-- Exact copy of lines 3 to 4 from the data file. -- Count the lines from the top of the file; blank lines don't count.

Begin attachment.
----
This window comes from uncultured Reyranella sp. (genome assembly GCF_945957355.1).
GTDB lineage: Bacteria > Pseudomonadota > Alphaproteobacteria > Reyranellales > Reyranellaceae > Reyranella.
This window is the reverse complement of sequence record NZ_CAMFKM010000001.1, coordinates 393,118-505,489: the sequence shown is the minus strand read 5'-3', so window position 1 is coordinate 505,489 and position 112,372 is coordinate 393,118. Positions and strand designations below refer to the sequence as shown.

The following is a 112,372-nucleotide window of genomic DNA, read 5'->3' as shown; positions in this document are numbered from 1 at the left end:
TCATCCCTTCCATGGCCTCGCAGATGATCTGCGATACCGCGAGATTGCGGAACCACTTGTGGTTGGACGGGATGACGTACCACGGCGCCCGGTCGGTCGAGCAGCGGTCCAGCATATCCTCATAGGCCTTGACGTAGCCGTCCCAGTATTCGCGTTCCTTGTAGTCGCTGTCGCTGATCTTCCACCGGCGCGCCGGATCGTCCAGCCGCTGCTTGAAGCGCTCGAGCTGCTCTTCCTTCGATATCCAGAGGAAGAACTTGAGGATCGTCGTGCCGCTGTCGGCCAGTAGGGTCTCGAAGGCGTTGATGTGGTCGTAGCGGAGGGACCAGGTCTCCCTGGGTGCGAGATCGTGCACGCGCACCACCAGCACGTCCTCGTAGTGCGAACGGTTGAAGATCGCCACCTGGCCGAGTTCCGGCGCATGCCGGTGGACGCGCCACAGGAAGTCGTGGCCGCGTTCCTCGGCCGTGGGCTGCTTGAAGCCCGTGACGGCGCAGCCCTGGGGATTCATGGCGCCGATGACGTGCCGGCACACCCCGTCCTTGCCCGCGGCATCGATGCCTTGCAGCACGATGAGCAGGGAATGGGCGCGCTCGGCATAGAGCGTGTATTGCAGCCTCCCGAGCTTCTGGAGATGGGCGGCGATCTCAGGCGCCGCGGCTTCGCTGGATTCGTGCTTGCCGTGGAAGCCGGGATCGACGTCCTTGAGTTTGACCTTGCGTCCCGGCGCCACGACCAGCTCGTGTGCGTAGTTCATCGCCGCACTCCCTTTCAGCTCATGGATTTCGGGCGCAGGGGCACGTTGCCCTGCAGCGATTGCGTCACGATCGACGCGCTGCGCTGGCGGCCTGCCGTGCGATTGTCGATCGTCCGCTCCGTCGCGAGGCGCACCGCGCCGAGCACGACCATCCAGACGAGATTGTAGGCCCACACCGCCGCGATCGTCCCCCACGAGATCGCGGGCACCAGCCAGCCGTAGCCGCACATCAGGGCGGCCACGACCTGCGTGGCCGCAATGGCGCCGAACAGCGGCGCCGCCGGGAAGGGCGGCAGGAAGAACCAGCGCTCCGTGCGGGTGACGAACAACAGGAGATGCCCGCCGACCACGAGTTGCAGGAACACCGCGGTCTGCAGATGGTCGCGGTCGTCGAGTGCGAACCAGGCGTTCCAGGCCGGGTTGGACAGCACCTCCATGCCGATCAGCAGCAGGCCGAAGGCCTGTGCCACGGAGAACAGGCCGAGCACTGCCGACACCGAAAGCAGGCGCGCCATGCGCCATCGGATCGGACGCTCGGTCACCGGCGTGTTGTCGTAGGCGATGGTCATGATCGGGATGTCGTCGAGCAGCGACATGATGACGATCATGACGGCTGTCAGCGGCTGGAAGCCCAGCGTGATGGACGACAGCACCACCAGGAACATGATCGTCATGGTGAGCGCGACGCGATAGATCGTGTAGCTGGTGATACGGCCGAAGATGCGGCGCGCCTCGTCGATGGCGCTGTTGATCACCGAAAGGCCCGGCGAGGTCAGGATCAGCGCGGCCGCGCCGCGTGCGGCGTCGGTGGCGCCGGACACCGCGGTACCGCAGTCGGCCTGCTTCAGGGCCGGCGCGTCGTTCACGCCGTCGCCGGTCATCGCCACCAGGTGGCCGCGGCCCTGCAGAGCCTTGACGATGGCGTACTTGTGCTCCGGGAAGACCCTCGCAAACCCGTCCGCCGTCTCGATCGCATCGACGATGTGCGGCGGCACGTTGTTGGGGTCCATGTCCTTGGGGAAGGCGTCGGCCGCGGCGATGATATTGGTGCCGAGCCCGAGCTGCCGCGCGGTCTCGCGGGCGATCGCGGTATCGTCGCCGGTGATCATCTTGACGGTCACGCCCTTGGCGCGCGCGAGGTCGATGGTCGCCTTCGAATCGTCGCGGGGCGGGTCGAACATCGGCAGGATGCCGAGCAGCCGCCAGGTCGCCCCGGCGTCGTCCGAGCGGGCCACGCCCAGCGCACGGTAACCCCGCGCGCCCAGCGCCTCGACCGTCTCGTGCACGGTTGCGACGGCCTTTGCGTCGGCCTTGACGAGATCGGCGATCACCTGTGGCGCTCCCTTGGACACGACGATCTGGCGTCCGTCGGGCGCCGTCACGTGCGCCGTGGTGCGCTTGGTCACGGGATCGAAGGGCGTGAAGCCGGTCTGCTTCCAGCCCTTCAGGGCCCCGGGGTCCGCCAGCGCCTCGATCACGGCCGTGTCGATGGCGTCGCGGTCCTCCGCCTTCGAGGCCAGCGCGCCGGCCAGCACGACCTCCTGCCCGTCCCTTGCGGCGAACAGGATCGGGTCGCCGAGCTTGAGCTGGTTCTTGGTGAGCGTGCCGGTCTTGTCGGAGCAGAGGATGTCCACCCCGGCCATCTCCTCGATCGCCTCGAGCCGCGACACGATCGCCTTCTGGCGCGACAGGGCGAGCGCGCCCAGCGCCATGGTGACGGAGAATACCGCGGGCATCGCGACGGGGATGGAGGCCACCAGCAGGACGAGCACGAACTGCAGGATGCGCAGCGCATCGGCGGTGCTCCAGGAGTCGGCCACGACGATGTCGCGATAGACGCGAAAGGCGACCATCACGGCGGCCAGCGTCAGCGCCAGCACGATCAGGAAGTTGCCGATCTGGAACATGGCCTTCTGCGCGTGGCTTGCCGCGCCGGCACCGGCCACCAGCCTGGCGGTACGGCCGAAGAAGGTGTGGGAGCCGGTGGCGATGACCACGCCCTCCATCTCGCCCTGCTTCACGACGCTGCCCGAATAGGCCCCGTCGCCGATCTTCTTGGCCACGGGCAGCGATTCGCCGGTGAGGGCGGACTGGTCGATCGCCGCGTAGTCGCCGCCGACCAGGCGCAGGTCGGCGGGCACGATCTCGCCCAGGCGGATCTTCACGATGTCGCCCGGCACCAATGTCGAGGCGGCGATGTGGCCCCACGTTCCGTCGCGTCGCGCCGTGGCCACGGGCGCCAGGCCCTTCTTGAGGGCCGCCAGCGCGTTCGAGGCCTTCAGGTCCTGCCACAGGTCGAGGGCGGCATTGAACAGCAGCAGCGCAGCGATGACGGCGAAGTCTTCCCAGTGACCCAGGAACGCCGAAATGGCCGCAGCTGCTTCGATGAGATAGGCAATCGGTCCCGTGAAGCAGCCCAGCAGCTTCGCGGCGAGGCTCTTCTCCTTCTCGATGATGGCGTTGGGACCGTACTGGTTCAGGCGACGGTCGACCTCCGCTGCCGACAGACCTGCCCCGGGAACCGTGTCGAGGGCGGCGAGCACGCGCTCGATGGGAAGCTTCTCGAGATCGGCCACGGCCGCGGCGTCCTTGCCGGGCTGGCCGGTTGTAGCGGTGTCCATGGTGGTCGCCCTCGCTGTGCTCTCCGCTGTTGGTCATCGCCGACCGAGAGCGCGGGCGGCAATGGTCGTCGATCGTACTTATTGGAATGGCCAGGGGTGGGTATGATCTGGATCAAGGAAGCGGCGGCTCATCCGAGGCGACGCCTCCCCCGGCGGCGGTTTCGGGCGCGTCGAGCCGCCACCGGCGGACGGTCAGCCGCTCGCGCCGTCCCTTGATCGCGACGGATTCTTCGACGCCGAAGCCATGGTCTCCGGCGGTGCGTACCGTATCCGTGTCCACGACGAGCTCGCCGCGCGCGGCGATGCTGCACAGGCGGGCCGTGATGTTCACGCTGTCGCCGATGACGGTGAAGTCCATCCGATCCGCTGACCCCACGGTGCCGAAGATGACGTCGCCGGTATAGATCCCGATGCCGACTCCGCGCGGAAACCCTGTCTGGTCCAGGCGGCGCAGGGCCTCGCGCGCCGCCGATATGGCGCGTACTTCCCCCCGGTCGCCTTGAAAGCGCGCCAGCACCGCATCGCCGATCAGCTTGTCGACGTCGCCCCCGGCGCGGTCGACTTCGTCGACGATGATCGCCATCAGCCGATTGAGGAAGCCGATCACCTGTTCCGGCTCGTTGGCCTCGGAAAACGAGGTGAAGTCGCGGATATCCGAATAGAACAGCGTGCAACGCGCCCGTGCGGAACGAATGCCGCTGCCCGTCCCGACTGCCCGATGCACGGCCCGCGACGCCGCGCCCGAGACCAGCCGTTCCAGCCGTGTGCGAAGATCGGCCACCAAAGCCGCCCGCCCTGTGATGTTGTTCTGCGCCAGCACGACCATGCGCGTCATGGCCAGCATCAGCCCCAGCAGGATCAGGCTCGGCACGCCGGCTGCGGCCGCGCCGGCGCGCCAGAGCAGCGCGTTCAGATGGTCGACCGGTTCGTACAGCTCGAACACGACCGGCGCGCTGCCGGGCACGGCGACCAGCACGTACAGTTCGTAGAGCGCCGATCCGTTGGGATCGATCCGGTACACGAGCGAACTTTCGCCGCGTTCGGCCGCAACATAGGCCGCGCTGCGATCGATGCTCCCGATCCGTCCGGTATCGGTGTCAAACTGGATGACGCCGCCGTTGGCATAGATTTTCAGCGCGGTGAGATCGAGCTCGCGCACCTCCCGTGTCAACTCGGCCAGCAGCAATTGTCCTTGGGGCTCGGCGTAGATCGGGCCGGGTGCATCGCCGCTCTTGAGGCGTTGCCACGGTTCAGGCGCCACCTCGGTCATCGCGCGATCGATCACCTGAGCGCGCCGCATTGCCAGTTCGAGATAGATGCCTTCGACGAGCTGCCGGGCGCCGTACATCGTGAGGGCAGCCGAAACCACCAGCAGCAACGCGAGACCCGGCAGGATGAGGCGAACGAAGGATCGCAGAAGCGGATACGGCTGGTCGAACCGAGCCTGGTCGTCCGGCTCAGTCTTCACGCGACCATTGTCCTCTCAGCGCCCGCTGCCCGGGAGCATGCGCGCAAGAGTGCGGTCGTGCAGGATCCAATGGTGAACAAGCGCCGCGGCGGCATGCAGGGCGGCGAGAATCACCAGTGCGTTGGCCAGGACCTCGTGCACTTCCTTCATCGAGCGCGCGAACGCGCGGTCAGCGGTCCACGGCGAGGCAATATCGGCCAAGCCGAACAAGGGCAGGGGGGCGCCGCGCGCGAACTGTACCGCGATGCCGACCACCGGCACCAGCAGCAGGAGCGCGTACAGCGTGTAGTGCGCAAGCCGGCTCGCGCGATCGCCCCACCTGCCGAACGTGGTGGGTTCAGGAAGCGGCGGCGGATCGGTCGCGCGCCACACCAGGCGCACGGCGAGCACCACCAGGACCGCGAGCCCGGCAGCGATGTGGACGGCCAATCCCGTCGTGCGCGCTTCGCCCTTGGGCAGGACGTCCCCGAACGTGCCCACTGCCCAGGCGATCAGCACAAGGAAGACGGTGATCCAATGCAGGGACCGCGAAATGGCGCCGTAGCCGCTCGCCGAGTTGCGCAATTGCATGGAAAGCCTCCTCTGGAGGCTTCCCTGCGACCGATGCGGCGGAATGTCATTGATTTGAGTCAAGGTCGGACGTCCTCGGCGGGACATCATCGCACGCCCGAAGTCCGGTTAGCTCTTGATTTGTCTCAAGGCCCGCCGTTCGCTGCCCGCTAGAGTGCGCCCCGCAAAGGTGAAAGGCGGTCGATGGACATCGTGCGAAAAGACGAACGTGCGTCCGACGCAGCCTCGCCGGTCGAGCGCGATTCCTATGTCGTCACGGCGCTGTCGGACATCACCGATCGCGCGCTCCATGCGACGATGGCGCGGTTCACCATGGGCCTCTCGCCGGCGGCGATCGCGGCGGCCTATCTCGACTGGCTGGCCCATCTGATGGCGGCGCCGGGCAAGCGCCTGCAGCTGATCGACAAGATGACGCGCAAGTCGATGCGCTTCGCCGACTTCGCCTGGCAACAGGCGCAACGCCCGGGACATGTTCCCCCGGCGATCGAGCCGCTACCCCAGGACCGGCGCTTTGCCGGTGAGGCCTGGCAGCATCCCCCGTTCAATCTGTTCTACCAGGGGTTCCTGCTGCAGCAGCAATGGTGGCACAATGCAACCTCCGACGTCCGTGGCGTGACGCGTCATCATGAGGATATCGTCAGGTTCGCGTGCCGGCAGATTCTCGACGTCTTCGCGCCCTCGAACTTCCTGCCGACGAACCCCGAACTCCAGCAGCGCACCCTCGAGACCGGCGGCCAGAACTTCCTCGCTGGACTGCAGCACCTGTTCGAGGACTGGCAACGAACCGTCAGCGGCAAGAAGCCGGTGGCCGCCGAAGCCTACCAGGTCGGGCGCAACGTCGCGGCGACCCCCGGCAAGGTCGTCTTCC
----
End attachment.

This window is the reverse complement of sequence record NZ_CAMFKM010000001.1, coordinates 393,118-505,489: the sequence shown is the minus strand read 5'-3', so window position 1 is coordinate 505,489 and position 112,372 is coordinate 393,118. Positions and strand designations below refer to the sequence as shown.

The following is a 112,372-nucleotide window of genomic DNA, read 5'->3' as shown; positions in this document are numbered from 1 at the left end: